Sassafras is in the Lauraceae, the Laurel family. This is a family of mostly pantropical, evergreen shrubs and trees; Sassafras has the most northern distribution of the Lauraceae. Many plants in this family are rich in essential oils, and thus of economic importance; Cinnamon, Bay Laurel and Avocado are also in this family. Sassafras roots were once used to flavor root beer, until concerns about the carcinogenic properties of safrole led to banning its use. Sassafras leaves are still used to make the spice gumbo filé.

All parts of Sassafras are aromatic, including its leaves. It’s an important larval host for several Lepidoptera. It’s the primary larval host for Papilio troilus, spicebush swallowtail, P. palamedes, laurel swallowtail, and Callosamia promethea, Promethea silkmoth.

Flowers are pollinated by bees and flies. Sassafras fruits are eaten by many species of birds. However, plants are dioecious, so both male and female plants are needed within pollinator range. Even if I was lucky enough to get a female plant, the closest other plants I’m aware of are in Prospect Park, a half-mile away. I’m not counting on fruit from my Sassafras, but it would be a terrific bonus.

From my observations, it’s very common in the sandy soils along the New Jersey coast. It’s most common as a successional plant in disturbed areas, where it can form pure stands through suckering. There’s been some research to indicate that Sassafras exhibits allelopathy, interfering with the germination of some other woody species, at least.

A tendency toward suckering and a reputation for difficulty in transplantation have limited its application in cultivation. However, several authors suggest that propagation methods may influence this. Specimens propagated by apparent transplantation from the field may actually be suckers being separated from a parent plant or stand. The thought is that this increases the chance for suckering later, after transplantation. Even true individuals have deep taproots, making transplantation difficult. This obstacle can be eliminated with pot-grown, seed-propagated individuals. I’m on the lookout for a retail source in the NYC area.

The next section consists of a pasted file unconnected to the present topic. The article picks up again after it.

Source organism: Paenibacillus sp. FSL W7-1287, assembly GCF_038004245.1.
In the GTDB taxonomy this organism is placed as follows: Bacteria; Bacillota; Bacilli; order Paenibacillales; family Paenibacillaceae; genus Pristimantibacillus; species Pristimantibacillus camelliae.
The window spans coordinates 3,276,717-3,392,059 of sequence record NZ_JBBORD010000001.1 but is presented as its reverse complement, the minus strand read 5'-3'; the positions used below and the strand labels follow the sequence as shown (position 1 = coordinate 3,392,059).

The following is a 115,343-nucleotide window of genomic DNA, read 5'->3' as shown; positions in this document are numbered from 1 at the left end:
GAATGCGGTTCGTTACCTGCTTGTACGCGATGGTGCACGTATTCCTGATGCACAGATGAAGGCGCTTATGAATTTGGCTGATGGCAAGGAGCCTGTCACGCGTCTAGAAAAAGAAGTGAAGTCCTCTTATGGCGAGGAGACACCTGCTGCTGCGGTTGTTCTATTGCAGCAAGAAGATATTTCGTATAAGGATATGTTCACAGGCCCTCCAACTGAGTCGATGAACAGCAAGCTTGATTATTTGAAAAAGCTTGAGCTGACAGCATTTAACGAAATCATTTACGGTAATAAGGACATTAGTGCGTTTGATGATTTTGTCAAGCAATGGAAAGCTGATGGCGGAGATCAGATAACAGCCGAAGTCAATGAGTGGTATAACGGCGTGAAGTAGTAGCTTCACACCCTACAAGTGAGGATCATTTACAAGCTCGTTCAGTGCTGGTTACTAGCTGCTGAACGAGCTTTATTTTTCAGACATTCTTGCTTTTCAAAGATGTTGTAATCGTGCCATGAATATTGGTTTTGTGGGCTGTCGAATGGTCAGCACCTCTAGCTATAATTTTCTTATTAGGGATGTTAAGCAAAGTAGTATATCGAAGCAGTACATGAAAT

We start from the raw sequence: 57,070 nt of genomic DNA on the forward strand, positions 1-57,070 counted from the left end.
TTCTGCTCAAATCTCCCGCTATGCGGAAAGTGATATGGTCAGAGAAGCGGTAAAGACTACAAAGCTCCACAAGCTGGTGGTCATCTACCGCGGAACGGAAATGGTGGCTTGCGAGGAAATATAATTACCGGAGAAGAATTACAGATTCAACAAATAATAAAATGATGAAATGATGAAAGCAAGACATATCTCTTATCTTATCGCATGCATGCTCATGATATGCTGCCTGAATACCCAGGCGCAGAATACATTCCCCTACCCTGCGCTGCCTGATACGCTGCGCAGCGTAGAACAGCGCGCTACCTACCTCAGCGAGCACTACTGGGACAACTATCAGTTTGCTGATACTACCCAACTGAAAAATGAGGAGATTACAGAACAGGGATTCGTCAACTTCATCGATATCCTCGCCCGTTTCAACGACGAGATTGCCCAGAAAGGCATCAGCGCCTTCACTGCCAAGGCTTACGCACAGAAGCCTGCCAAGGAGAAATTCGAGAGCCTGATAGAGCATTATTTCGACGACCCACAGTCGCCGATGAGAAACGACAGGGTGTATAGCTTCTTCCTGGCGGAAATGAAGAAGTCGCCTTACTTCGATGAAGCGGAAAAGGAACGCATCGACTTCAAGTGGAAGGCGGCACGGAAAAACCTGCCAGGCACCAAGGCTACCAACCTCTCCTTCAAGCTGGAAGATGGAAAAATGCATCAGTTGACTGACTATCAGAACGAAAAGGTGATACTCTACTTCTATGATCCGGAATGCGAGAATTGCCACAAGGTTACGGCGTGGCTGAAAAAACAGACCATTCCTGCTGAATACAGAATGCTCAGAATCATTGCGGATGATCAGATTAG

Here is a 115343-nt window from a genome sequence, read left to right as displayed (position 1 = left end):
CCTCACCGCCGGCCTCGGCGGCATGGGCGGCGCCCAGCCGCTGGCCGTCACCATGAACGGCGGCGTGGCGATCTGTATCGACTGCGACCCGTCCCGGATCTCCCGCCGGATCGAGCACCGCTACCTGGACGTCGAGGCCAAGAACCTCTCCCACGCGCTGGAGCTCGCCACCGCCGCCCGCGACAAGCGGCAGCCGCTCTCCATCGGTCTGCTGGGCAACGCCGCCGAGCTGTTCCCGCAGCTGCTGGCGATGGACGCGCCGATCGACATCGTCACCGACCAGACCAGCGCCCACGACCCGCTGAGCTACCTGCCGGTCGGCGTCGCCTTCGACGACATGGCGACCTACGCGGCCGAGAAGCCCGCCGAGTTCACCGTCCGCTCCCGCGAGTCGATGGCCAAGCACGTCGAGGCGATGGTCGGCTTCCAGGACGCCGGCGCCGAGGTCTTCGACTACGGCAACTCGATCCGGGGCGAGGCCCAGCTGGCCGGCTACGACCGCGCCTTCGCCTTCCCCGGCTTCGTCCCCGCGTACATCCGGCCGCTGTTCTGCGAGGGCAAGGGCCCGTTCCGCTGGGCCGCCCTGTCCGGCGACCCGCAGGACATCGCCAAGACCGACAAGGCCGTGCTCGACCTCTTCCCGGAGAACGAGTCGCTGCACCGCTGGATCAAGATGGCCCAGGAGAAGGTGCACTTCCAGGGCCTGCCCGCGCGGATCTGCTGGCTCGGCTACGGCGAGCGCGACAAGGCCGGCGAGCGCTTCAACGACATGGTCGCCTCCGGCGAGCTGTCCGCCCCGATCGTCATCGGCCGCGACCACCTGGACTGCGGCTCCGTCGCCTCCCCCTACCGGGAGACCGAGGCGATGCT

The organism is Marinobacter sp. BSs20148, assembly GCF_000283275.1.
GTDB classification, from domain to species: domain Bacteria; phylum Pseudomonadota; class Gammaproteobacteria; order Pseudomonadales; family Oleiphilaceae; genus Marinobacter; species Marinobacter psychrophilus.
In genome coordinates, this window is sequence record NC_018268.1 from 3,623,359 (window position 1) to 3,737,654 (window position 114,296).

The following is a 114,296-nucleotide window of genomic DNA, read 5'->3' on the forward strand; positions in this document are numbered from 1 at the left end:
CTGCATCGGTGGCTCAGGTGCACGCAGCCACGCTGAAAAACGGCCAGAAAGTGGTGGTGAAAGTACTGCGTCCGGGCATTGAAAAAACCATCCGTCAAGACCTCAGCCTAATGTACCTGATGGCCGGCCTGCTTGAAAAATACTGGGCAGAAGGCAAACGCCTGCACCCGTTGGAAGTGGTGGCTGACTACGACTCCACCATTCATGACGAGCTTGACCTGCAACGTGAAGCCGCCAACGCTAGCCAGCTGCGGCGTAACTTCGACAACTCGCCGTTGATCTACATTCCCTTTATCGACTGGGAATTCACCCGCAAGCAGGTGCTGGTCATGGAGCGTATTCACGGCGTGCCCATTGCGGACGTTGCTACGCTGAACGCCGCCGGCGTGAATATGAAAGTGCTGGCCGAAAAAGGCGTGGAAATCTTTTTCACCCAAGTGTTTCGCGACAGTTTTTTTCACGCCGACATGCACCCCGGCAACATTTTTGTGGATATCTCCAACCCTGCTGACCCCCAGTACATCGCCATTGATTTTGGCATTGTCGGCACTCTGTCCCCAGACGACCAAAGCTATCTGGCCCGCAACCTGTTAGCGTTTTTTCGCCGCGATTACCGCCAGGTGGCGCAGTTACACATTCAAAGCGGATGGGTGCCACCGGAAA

Botanical name: Sassafras albidum
Family: Lauraceae (Laurel Family)
Common name: Sassafras
Description: Deciduous tree.
Range: Widespread in eastern North America, from Maine to Ontario and Michigan, south to Florida and eastern Texas.


Flowers: Bright yellow clusters of flowers appear before leaves in early Spring. Dioecious: both male and female plants needed for fruiting.
Foliage: Multiple shapes, brilliant fall colors, one of the best for fall foliage.
Fruits: (On female plants) Oil-rich, blue-black berries on long bright red stalks.
Bark: Smooth when young, interesting, deeply furrowed, “alligator-hide bark” [Cullina] on older trees.


Height: 8m/26ft after 20 years [Flint], 30-60 feet at maturity
Width: 25-40 feet at maturity
DBH: 3 feet at maturity

Hardiness zones: 4-8
Exposure: Full sun preferred, but tolerates some shade as an understory tree.
Water: Drought-tolerant

Longevity: The Arnold Arboretum has a specimen that they acquired in 1884, over 120 years ago.

  • Because of its wide natural range, select a local ecotype, or acquire from a local nursery, for best adaptation and performance to your conditions.